5. kilgoja

    kilgoja LawnSite Senior Member
    Posts: 944

    if it were me i would talk to every customer he has and make sure everyone of them were gonna use you after you get the business from him...if not then i wouldn't buy it...take him with you and both of you talk to the customers...why pay for them and then half of them run off and use someone else?...and if any of them aren't gonna keep you then deduct the price you are paying for the business accordingly...i would never buy a business without first talking to every customer i was buying and knowing if they were gonna want to use me for their lawncare...otherwise you will get screwed over big time...it's been said on lawnsite a bunch of times...people buy accounts and then half or more of them end up not using them for service
     
    Last edited: Mar 5, 2011
  6. Roger

    Roger LawnSite Fanatic
    Posts: 5,916

    What structure do you have for the buyout? Is the equipment and facilities peeled off as a separate part of the business, with its own price tag? And, are the client list, client information separated out? Or, is everything rolled into one package?

    What part of the business is most important to you, the equipment, or the client list?
     
  7. torotorotoro

    torotorotoro LawnSite Senior Member
    Posts: 510

    here is some advise from somone who has sold and bought back.the last thing you will see is the client list. when i sold i first tried to sell to a friend.and stupid me i gave him the entire customer list. surprise a week later he was no longer interested but i caught him mowing two of my lawns.i managed to sell to someone else for .62 cents on the dollar but this guy almost blew it for me. what you need now is to see the numbers. you will verify the customers right before you close the deal.as far as meeting all the customers now that is a stupid idea.if you buy and take over his accounts do a good job and they will keep you suck and they wont. one peice of advise dont tell yourself you will do a better job managing and make more $ then he did. plan on worse case and price your buy offer accordingly. and have a contract that protects you. mabey one third of the purchase price in a escrow account untill all he has told you pans out.get a good lawyer they are worth there weight in gold.if the price is right dont be afraid to go for it. let me know how it goes.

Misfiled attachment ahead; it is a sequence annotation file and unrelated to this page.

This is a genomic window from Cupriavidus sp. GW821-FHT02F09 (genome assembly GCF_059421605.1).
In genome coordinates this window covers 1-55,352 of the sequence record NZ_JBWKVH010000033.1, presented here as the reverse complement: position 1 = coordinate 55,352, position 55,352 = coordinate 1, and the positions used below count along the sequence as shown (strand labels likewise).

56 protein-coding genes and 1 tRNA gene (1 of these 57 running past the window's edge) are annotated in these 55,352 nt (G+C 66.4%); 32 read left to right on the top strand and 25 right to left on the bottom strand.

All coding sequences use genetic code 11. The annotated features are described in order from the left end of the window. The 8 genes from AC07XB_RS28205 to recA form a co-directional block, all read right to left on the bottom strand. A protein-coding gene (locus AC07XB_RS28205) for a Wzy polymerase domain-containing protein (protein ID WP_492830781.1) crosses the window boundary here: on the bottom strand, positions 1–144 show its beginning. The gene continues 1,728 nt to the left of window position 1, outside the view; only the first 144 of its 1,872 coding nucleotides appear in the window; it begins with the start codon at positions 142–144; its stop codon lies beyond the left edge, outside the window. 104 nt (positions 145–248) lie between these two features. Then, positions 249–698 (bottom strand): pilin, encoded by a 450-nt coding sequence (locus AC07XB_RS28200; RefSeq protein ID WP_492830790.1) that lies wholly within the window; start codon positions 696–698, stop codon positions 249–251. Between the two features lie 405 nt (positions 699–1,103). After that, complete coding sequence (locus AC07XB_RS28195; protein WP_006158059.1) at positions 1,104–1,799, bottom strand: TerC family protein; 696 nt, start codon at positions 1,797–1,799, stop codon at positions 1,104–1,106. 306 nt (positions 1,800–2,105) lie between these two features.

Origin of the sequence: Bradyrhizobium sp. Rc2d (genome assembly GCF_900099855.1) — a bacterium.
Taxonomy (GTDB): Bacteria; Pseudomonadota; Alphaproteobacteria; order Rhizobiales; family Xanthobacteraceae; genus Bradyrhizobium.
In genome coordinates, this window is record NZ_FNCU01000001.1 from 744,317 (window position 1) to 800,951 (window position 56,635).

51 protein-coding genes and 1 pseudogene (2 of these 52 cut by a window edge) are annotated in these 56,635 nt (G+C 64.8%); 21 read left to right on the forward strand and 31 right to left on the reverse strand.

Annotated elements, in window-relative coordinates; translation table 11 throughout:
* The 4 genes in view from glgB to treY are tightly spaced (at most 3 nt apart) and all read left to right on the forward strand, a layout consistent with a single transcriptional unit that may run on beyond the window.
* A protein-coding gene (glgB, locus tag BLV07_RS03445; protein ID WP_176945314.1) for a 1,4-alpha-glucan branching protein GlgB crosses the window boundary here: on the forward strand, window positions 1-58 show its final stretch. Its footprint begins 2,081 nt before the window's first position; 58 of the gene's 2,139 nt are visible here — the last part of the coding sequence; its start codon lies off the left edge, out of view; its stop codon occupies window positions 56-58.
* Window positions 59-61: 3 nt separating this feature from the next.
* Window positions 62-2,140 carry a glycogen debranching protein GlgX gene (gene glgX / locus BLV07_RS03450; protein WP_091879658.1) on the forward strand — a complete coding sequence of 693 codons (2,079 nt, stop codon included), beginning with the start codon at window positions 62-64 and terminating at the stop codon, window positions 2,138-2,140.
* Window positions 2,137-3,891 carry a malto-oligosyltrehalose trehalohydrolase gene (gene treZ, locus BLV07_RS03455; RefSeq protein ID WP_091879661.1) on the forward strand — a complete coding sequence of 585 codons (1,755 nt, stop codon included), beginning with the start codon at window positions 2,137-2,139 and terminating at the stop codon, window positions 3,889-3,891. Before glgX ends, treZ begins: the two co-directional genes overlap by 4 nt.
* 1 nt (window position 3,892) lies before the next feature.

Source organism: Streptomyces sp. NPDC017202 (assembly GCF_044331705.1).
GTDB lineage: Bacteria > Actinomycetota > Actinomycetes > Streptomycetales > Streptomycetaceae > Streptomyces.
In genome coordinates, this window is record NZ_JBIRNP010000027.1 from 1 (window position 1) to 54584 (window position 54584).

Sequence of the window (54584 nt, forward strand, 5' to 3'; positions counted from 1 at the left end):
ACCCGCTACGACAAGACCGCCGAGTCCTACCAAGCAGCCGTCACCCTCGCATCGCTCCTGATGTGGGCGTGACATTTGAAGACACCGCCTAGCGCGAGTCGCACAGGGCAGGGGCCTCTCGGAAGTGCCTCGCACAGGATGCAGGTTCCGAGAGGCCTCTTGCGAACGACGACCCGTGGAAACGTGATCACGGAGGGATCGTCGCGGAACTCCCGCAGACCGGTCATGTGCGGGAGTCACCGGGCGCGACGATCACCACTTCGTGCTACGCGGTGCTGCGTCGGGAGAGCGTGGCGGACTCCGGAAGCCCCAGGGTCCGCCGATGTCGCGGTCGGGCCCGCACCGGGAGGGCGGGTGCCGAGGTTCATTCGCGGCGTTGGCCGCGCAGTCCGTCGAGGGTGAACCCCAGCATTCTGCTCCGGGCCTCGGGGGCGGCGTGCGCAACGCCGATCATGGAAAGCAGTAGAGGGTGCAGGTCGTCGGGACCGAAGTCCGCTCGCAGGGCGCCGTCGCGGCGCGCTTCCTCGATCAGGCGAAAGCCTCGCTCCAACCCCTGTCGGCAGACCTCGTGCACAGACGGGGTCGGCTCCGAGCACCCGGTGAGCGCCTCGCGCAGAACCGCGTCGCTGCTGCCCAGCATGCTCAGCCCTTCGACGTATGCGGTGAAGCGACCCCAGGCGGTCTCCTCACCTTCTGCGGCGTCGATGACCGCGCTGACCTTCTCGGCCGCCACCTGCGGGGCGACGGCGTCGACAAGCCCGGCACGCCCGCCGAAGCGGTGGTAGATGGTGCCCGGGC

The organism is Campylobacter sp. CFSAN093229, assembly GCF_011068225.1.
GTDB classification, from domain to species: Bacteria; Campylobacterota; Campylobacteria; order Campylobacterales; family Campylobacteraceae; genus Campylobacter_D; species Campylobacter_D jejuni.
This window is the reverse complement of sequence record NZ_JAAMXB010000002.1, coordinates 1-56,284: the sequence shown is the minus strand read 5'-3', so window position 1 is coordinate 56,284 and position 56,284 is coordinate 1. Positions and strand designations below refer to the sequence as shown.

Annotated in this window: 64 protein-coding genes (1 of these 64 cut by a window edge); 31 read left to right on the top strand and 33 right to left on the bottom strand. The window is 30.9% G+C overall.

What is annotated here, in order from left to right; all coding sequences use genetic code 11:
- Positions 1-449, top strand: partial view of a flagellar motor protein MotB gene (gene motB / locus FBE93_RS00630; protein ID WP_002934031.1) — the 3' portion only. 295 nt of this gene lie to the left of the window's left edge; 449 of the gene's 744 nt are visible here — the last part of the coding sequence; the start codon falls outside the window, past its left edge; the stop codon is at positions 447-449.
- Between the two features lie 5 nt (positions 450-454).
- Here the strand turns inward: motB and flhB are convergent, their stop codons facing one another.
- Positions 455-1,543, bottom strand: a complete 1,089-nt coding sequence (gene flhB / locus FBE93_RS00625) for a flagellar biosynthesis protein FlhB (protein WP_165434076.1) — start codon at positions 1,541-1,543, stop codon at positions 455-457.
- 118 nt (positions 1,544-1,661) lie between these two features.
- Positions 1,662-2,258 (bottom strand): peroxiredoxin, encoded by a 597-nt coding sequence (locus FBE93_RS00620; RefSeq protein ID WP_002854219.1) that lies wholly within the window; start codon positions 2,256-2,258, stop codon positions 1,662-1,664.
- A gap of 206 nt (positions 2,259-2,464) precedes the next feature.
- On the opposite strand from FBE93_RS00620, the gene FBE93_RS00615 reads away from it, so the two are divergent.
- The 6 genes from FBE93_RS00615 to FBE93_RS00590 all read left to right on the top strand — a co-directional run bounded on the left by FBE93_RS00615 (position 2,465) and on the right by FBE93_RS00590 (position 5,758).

8. Buddy Buds

    Buddy Buds LawnSite Member
    Posts: 146

    If you buy him out he would need to sign the no compete contract for at least 5 years.
     
  9. kilgoja

    kilgoja LawnSite Senior Member
    Posts: 944

    it's not a dumb idea to talk with the customers beforehand...some may know the guy that is selling or be friends of his family or whatever so that is the only reason they were using him...the person buying on the other hand is not their friend and doesn't know them personally so they may not use him...not saying all of them wouldn't but i would check first to be sure and to make sure things were gonna go smoothly
     
  10. gene gls

    gene gls LawnSite Gold Member
    Posts: 3,206

    I don't blame the business owner for being skiddish about his customer locations. I spent 5 years trying to sell my business. There are a lot of wacky folks out there. I was hopeing my main man would take it over but he finially decided he wasn't interested. I ended up down sizing 2 times before I finially sold. First time I sold 25 of my best accounts , 50,000.00 gross yearly,to one of the guys that hemmed and hawed about buying me out for 3 years. He had a comerical account directly behind my best commerical account. I ended up selling for the price of 2 mowings. At the same time I gave 15 low end accounts to a friend that was in the area in exchange for doing my mothers property for one season. I ended up getting the shaft from my "friend", he never showed up, even once. Second time down sizing, I just gave 12 accounts to another friend that was in the area of the accounts. When I finially sold the landscaping business I put a price on my equipment that he wanted and asked for one mowing from the customers that went with him for the season. I showed him around all the properties 3 times before he decided to buy. I also gave him a print out of my contract and a 2 year history report for each of the customers. He ended up looseing 2 accounts the first month for doing crappy work. In the end, he is a typical BS'er. I expect him to loose half of the accounts due to shoddy work.